kuin / kuten

Discussion in 'Suomi (Finnish)' started by Gavril, Mar 13, 2013.

  1. Gavril Senior Member

    English, USA
    Terve taas,

    Would it be better to use kuin or kuten in the following sentences? Or, would the choice of either word change the meaning of the sentence?

    Palovedellä on eri pieniä saaria, kuin/kuten Möyrysaari ja Salonsaari.

    En ole nähnyt lintuja kuin/kuten kiirunaa tai riekkoa Suomen etelärannalla.

    Kiitos vielä kerran
    Last edited: Mar 13, 2013
  2. Grumpy Old Man Senior Member

    I don't understand what you mean by eri in the first sentence. In informal Finnish, or should I say incorrect Finnish, I don't really know, some people occasionally use it in the sense erittäin. I don't think you have that in mind, though, or do you? If not, just leave eri out. Only kuten sounds acceptable to my ear in the first sentence. The comma is not needed.

    The second sentence strikes me as translationese from English: I haven't seen birds such as... I don't know what our experts think but I get the impression from En ole nähnyt lintuja that the speaker means he hasn't seen any birds. This misunderstanding is soon rectified as the sentence proceeds. I would prefer to say: En ole nähnyt kiirunan tai riekon kaltaisia lintuja Suomen etelärannikolla. Ranta is too short a stretch of land to be used here. You might say: Hän seisoi rannalla. (= He was standing on the shore.)
  3. Gavril Senior Member

    English, USA
    By eri I meant "various", but now that I think about it, various sounds odd in this context even in English.

    What if I said Palovedellä on monia/useita pieniä saaria ... instead?

    How about the following sentence:

    Suomen etelärannikolla ei usein näy pohjoisia lintuja kuin/kuten kiiruna.

    The distinction that I'm trying to get at here is between

    1) a restrictive meaning: "You don't normally see northern birds that are like the kiiruna on the south coast of Finland (though you may see other kinds of northern birds)"
    2) non-restrictive: "You don't normally see any northern birds, of which the kiiruna is one example, on the south coast of Finland"

    Would the choice between these meanings affect the choice of kuin or kuten?

    Kiitos vielä (kolmannen) kerran
  4. Grumpy Old Man Senior Member

    "What if I said Palovedellä on monia/useita pieniä saaria ... instead?"
    Fine. Kuten would be used.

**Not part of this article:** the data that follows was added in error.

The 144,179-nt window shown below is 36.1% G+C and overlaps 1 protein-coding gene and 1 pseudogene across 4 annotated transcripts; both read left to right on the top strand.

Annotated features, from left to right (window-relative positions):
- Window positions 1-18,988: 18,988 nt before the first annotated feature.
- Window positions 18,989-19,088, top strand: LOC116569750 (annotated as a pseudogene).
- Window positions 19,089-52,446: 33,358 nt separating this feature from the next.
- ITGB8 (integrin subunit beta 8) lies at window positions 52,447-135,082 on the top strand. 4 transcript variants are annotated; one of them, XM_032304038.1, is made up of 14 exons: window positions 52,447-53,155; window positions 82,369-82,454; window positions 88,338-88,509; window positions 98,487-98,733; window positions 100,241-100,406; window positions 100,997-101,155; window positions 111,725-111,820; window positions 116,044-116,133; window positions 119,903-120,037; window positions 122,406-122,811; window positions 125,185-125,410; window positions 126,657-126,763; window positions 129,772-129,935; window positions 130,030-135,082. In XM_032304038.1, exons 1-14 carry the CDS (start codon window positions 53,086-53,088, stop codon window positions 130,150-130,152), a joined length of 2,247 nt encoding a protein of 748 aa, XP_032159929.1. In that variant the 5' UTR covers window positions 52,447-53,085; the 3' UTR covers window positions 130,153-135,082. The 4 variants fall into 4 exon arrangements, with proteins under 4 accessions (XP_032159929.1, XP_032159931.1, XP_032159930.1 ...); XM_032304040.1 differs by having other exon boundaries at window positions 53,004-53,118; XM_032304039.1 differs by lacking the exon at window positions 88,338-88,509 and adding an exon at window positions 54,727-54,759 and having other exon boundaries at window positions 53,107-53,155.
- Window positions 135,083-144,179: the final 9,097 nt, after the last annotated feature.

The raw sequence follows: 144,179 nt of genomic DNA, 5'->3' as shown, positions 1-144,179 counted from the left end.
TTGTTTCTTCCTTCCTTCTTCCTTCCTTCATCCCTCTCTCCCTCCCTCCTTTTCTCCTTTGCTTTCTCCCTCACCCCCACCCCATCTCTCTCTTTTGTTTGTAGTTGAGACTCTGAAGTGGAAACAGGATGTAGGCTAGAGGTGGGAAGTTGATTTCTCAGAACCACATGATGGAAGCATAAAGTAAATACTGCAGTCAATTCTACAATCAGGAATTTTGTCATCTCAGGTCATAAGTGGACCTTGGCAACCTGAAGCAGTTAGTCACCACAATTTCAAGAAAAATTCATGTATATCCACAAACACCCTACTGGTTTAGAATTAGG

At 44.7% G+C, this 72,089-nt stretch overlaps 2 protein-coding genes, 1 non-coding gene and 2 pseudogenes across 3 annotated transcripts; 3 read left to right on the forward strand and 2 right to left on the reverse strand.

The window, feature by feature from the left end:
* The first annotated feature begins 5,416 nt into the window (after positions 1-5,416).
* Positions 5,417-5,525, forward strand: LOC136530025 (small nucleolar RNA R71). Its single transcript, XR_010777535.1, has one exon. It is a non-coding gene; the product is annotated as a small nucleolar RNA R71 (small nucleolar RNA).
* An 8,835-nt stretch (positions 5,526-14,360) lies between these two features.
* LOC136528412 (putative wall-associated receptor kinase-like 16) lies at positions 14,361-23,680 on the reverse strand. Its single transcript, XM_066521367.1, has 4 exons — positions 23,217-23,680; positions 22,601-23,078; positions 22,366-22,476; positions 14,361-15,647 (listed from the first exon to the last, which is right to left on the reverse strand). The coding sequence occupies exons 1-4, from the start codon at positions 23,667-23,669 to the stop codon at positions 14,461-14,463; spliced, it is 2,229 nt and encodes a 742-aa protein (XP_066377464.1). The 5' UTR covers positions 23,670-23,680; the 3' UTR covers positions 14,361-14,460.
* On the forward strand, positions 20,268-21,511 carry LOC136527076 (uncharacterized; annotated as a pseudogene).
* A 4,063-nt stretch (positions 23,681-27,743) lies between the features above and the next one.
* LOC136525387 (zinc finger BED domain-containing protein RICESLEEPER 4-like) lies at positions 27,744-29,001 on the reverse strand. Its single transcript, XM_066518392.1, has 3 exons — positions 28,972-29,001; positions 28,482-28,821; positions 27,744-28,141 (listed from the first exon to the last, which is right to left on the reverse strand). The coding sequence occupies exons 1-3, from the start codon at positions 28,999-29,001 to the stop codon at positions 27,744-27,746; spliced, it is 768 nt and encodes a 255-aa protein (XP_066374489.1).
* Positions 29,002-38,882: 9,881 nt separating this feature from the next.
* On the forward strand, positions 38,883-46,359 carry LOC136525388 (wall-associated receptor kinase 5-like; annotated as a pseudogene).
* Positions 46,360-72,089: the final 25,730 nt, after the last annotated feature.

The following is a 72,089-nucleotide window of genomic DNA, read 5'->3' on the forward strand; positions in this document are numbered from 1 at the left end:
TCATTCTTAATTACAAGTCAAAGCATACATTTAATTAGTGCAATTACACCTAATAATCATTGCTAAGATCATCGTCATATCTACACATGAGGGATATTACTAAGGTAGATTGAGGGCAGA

"Suomen etelärannikolla ei usein näy pohjoisia lintuja kuin/kuten kiiruna."
    Only kuten is correct.The sentence is grammatical but I don't often hear the adjective pohjoinen used to refer to birds. I'm not an expert on birds, so I don't know what they would say. I think arktisia lintuja is more often used to refer to such birds. I'm not sure, though.Perhaps someone else knows better.
  5. Gavril Senior Member

    English, USA
    arktisia occurred to me as a possibility here, but I always choose a suomennos when one is available. :)
  6. altazure Member

    There are two different meanings for both "kuin" and "kuten":

    kuten = such as (giving an example) "Suomen etelärannikolla ei usein näy pohjoisia lintuja kuten kiiruna."
    kuin = than/as (comparison) "Lokit ovat suurempia kuin talitiaiset." "Täällä on yhtä paljon väkeä kuin eilenkin."

    When the words are used to show similarity, the situation is a little more complex. This is my hunch as a language user, not based on any prescriptive grammar:

    "Kuten" implies something happens in a similar manner, and it can replace phrases such as niin kuin/samoin kuin/samalla tavoin kuin; This makes it also broader in meaning than any of the more specific constructions.
    >>"Menemme tänä jouluna Thaimaahan lomalle kuten viime vuonnakin." "Uusi paavi valitaan kuten aina." "Kuten isäsi aina sanoi,..."
    Many of these would be replaced by "(niin) kuin" in colloquial language:
    >>"Menemme tänä jouluna Thaimaahan lomalle niin kuin viime vuonnakin." "Uusi paavi valitaan niin kuin aina." "Niin kuin isäsi aina sanoi,..."

    "Kuin" is used for other kinds of similarities. It's also used instead of "kuten" in consciously metaphorical constructions.
    >>"Uusi pilvenpiirtäjä on kuin Pisan torni: aivan vinossa." "Ryöstelijät kerääntyivät tuhoalueelle kuin kärpäset haaskalle." (<- This is a metaphor, so "kuin" replaces "kuten" as the marker of manner.) "Hehkulamppu on kuin pieni aurinko."

    I'd like to hear other natives' comments on my theory, and if they can think of some other cases.
  7. Grumpy Old Man Senior Member

    All I can say is that your sentences sound perfectly natural to my ear.:tick:

Share This Page